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Jonathan Bernstein

Can the DNC Control the 2020 Race?

Strict new debate rules may push some candidates out. But the potential for unintended consequences is high.

Taking charge?

Taking charge?

Photographer: Saul Loeb/AFP

As expected, the Democratic National Committee is raising the threshold for participating in its third round of presidential debates, to be held this fall. For the first two rounds, in June and July, candidates need to get only 1% of the vote in three different polls or collect donations from 65,000 people. To qualify for the next round, they’ll now need to reach 2% in four polls and win donations from 130,000 individuals in at least 20 states.

The most important thing about these guidelines is that they exist at all. In the past, nomination debates were mostly decentralized. The sponsors – whether media outlets, interest groups or universities – were free to invite any candidates they wanted. Now, the national party organizations are seizing control and setting the rules. In this cycle, the DNC established standards for the early debates that encouraged candidates to formally enter the race; now they’re tightening the rules to help winnow the field.

Parties have always tried to encourage some candidates to run and others to quit, of course. What’s interesting here (as Seth Masket points out) is that the formal party is taking control by imposing seemingly objective standards, rather than through active networking. If this strategy is successful, it could boost the DNC’s influence with the broader party. But it’s not clear that it will work as planned. For one thing, we don’t even know whether candidates who fail to make the cut in the first round – with 20 spots available to 24 or so candidates – will drop out.

Where does this leave us for September? There’s no way to know how hard it will be for 20 or more candidates to find 130,000 donors. And that effort is more about data collection than “fundraising” in any event. As for the polling threshold, one of the key questions will be how many polls wind up being conducted. In each one, a lot of candidates who are supported by about 1% of the party will still manage to reach 2% just by chance, so the more polls, the more candidates will qualify. Much will also depend on how pollsters push undecided voters, how the lists of candidates are presented, and so on – which is one reason why pollsters don’t like having their products used in this way. It’s possible that these targets could even end up making it easier for marginal candidates to qualify, since they’ll know exactly what they need to achieve. The party’s actions here seem to me to invite the possibility of unintended consequences.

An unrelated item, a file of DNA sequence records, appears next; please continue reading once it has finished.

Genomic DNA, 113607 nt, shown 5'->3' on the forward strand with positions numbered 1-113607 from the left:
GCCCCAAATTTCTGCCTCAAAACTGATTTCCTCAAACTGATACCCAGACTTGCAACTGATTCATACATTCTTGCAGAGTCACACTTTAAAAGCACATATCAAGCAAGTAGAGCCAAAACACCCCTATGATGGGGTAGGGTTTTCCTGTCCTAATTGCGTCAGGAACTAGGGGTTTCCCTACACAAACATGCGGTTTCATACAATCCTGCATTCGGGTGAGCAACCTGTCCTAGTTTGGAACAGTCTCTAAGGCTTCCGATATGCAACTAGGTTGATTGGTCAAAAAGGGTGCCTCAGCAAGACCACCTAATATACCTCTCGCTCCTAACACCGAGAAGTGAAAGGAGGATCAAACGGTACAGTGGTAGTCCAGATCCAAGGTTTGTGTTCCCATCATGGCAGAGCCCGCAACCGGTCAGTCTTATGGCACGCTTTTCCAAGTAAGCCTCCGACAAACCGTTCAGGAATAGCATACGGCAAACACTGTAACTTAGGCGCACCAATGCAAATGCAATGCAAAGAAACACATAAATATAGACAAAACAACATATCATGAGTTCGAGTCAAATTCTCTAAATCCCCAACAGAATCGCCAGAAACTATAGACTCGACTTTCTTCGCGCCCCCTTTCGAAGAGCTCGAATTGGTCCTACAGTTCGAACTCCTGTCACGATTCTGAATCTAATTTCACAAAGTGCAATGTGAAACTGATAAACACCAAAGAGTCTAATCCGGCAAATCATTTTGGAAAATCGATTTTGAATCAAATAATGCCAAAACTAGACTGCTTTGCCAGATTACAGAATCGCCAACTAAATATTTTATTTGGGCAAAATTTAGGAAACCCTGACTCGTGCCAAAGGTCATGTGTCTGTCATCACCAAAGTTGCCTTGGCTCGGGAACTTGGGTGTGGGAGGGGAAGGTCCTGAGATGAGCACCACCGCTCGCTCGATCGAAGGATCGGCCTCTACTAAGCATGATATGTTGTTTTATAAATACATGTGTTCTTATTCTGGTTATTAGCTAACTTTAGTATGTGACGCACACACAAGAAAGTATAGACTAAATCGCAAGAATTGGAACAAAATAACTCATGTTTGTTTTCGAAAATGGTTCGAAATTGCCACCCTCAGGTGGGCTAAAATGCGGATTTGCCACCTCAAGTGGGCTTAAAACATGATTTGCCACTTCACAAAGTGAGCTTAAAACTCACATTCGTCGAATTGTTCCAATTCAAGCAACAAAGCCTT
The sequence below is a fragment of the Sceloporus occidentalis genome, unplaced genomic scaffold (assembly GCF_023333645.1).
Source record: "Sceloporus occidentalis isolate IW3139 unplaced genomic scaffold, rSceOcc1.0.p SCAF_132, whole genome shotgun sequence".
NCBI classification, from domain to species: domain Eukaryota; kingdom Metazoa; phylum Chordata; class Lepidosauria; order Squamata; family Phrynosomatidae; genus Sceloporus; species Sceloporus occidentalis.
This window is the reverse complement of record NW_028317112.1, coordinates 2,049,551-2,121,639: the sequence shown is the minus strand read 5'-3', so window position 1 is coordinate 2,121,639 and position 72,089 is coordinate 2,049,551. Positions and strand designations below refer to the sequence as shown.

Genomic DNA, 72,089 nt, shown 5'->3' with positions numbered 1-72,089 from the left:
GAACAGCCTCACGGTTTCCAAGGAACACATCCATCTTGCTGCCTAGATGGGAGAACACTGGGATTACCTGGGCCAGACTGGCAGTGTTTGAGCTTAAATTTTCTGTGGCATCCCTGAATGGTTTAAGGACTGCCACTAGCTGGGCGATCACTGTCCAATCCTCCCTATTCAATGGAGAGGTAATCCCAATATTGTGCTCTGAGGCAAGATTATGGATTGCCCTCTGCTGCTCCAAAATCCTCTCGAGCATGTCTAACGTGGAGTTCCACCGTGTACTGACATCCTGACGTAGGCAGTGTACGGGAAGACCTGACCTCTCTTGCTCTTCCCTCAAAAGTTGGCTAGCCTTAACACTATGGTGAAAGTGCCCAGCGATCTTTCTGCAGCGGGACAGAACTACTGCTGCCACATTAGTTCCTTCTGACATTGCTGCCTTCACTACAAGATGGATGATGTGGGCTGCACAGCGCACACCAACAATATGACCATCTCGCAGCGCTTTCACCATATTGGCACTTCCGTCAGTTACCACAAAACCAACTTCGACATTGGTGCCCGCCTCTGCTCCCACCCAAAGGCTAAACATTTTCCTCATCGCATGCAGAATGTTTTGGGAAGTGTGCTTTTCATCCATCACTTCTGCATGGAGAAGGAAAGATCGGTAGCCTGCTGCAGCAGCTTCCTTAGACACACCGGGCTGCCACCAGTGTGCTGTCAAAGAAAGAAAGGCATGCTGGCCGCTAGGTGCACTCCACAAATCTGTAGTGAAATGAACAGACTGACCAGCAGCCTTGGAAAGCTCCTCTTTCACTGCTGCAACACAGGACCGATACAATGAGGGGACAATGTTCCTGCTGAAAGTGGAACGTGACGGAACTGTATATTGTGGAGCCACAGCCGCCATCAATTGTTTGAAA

One other thing to add. If this kind of winnowing really works, it will likely increase the importance of the national party at the expense of the early-voting states (Iowa, New Hampshire, Nevada and South Carolina). Polls from those states will still “count” along side national polls. But the donor requirement is national, and thus will tend to favor big states.

All in all, I think it’s healthy for parties to fight for control over their procedures like this. But whether the Democrats have settled on a useful set of rules is still very much up in the air.

1. Must-read from Rachel Bitecofer at Mischiefs of Faction on why candidate fields have grown so large. I disagree with some, but a very good discussion of the issue.

2. Interesting item from Jennifer Victor on Trump and the Republicans. One I’m going to think about for a while.

3. Kristi Govella at the Monkey Cage on Trump’s Japan trip.

4. Rick Hasen on special counsel Robert Mueller’s statement and what it said to House Speaker Nancy Pelosi.

5. My Bloomberg Opinion colleague Timothy L. O'Brien on Mueller’s statement and White House spin.

6. Jonathan Chait on Mueller and Attorney General William Barr.

7. Benjamin Wittes on Mueller and Congress. Excellent critique of what the House is doing wrong and solid suggestions for the path forward.

8. Amelia Thomson-DeVeaux and Laura Bronner on Democrats and religion.

9. And Ed Kilgore on partisanship.

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